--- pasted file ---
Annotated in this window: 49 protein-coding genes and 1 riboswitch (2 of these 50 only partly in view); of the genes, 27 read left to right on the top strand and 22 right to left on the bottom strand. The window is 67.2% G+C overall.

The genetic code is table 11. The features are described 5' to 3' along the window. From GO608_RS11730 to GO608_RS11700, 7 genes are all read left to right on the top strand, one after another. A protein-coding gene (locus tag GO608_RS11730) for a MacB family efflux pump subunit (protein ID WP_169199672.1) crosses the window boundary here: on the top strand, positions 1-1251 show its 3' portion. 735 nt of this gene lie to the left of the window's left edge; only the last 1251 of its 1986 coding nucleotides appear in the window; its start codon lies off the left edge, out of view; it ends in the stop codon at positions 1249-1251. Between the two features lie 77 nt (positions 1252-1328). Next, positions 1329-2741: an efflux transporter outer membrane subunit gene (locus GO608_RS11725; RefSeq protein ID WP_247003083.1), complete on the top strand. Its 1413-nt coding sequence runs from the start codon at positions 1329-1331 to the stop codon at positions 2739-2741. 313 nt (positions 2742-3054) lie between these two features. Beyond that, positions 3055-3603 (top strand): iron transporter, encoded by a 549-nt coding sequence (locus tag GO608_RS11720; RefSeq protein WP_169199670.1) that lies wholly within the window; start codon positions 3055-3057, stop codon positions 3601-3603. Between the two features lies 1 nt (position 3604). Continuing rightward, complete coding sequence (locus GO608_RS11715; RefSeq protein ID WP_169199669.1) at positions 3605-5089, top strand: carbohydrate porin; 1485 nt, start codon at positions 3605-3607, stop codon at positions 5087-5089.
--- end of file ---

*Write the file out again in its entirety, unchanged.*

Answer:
Annotated in this window: 49 protein-coding genes and 1 riboswitch (2 of these 50 only partly in view); of the genes, 27 read left to right on the top strand and 22 right to left on the bottom strand. The window is 67.2% G+C overall.

The genetic code is table 11. The features are described 5' to 3' along the window. From GO608_RS11730 to GO608_RS11700, 7 genes are all read left to right on the top strand, one after another. A protein-coding gene (locus tag GO608_RS11730) for a MacB family efflux pump subunit (protein ID WP_169199672.1) crosses the window boundary here: on the top strand, positions 1-1251 show its 3' portion. 735 nt of this gene lie to the left of the window's left edge; only the last 1251 of its 1986 coding nucleotides appear in the window; its start codon lies off the left edge, out of view; it ends in the stop codon at positions 1249-1251. Between the two features lie 77 nt (positions 1252-1328). Next, positions 1329-2741: an efflux transporter outer membrane subunit gene (locus GO608_RS11725; RefSeq protein ID WP_247003083.1), complete on the top strand. Its 1413-nt coding sequence runs from the start codon at positions 1329-1331 to the stop codon at positions 2739-2741. 313 nt (positions 2742-3054) lie between these two features. Beyond that, positions 3055-3603 (top strand): iron transporter, encoded by a 549-nt coding sequence (locus tag GO608_RS11720; RefSeq protein WP_169199670.1) that lies wholly within the window; start codon positions 3055-3057, stop codon positions 3601-3603. Between the two features lies 1 nt (position 3604). Continuing rightward, complete coding sequence (locus GO608_RS11715; RefSeq protein ID WP_169199669.1) at positions 3605-5089, top strand: carbohydrate porin; 1485 nt, start codon at positions 3605-3607, stop codon at positions 5087-5089.